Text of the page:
Tuesday, March 7, 2017

City of Tyler tax abatements: Good policy or crony capitalism?

Just what's going on here?

 
Wow.  Two posts about the city of Tyler in two days.  Hope this doesn't become a trend.  Anyhoo, an article in the Telegraph yesterday caught my eye:
 
 
To sum it up, the city council is considering extending a 100% tax abatement to Hood Flexible Packaging, a company that makes "heavy duty shipping sacks."  For those of you who don't know, this means that the company will not have to pay any property tax to the city during the term of the agreement.  To continue to qualify for the abatement, the company will have to invest $4.5 million in it's local operation, add four new jobs, and retain four positions it already has.
 
But what is the city's objective here?  I thought that the main purpose of local tax abatements was to lure new businesses into the area.  Hood, like many other local companies has already been given a tax abatement that started in 2013.  Now the company is threatening to upgrade one of it's other plants in Canada instead of investing in the Tyler location if the city doesn't give them a free ride on property taxes.  Anybody see a problem with this?  I do.  All a growing company has to do to avoid local taxes is to threaten to invest in another location every few years if they don't get their way.
 
Another argument that local leaders also repeat about offering tax abatements is that it brings in jobs.  But my question to leaders in Tyler and Smith County has always been this:  Why does it seem that the jobs that are brought in are usually relatively low-paying manufacturing and distribution jobs?  Don't get me wrong--there is nothing wrong with those kinds of jobs.  But what about jobs for college graduates?  This city has three medical centers, two colleges, one regional university, and is bursting at the seams with upper middle class families whose children go off to college in Austin or College Station or Waco and never return.  Thousands graduate from local colleges annually, and where do they go?  Isn't it time to try to plug up the "brain drain" that we have going on here?  Is anybody looking at ways to bring in high-tech jobs?
 
 

Is it effective in growing the local economy?

 
I'm cynical enough that if I knew tax abatements were really good for the community, I might turn a blind eye to other considerations such as fairness.  This is apparently done all over the U.S.  But many pundits argue that there is little evidence that this practice actually benefits local economies in the long run.  The main government practices that most conservatives believe promote economic growth are low taxes in general and limiting government regulation.  Would it make more sense to make everyone pay their fair share and try to keep taxes low across the board?  I'm just saying show me the data.  I hope Tyler's city council members are saying the same.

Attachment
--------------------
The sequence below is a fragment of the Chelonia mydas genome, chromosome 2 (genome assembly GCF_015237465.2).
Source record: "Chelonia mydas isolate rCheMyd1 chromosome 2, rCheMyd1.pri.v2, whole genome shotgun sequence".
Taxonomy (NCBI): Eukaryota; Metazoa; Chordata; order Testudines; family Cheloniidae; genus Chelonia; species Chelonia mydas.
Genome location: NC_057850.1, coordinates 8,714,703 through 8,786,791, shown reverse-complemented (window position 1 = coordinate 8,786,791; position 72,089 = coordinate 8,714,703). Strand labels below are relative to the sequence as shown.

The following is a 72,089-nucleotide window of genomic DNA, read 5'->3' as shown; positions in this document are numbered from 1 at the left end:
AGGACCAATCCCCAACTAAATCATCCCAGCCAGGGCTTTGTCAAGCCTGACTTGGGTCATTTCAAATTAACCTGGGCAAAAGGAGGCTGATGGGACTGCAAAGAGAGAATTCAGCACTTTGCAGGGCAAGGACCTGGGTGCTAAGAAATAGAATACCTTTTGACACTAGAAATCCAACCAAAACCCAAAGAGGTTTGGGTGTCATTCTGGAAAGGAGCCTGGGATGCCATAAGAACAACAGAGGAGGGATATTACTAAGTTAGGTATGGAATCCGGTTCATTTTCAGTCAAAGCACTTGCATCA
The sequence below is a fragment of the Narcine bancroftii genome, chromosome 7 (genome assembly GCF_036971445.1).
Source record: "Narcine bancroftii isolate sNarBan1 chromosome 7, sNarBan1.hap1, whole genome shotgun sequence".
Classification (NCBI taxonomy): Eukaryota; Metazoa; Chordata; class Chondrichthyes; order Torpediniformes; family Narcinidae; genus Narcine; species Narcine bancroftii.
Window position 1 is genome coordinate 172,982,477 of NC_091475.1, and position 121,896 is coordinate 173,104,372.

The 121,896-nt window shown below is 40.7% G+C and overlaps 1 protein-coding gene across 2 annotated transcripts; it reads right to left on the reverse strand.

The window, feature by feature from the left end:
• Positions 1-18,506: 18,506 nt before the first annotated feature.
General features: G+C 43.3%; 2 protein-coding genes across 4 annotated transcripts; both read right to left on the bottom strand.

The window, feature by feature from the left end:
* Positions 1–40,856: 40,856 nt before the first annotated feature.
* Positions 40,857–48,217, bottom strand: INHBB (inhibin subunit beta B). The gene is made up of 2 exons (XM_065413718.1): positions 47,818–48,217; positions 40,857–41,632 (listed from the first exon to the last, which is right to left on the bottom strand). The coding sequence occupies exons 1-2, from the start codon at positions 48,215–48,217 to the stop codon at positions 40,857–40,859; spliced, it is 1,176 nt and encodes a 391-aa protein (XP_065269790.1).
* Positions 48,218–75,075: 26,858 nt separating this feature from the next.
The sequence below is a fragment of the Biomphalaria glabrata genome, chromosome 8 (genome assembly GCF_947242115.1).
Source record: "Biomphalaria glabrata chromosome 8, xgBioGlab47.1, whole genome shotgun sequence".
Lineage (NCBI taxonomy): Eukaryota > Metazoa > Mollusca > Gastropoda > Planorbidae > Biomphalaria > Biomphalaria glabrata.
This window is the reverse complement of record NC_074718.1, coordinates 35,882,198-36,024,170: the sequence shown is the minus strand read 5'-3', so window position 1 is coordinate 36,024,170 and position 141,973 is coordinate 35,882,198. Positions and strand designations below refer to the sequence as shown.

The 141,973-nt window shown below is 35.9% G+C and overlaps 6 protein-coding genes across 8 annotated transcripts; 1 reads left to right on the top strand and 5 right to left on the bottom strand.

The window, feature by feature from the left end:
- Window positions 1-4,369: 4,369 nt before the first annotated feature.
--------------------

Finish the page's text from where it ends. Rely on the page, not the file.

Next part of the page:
But isn't it crony capitalism?

 
Yes it is.  Crony capitalism is a term describing an economy in which success in business depends on close relationships between business people and government officials. It may be exhibited by favoritism in the distribution of legal permits, government grants, special tax breaks, or other forms of state interventionism.
 
 

Is it fair?

 
Not really.  Then again, nothing in this life is fair.  But when certain businesses get a free ride, the rest of us--homeowners and other businesses--pick up the tab.  And don't forget that Tylerites were just informed that, because of budget shortfalls, city services are going to be cut!  So in that context, city leaders are considering just letting this company--as they do many others--avoid paying property taxes?
 
 
 

What about transparency?

 
That's what bothers me most about this--there is none.  What many of you don't know (I didn't until recently.) is that matters involving "economic development" are exempted from the Texas Open Meetings Act.  Therefore these deals between businesses and local governments can be hammered out in secret, away from the prying eyes of journalists, watchdogs, and, most importantly the public.  And if we've learned anything recently from local scandals it's that bad things can happen when government is allowed to operate in secret!
 
There have been failed attempts in the legislature over the years to change this.  Business interests have argued that to disclose deliberations between a local government and a business could give that company's competitors and unfair advantage.  Huh?  Wouldn't it be more fair for everyone (including taxpayers) if such matters were kept above-board, so businesses would have to compete fairly?  Taxpayers would almost certainly benefit, because companies would be forced to offer favorable deals to local governments or risk getting displaced by their competitors.
 
 
 
 

So what do you want us to do, Joorie?

 
 
I want you, faithful readers to write your state legislator and demand transparency when it comes to local tax abatements and other deals between private businesses and government.  And if you're on the Tyler City Council, I want you to consider carefully what you are doing here.  Mostly, don't forget...
 
We are watching.

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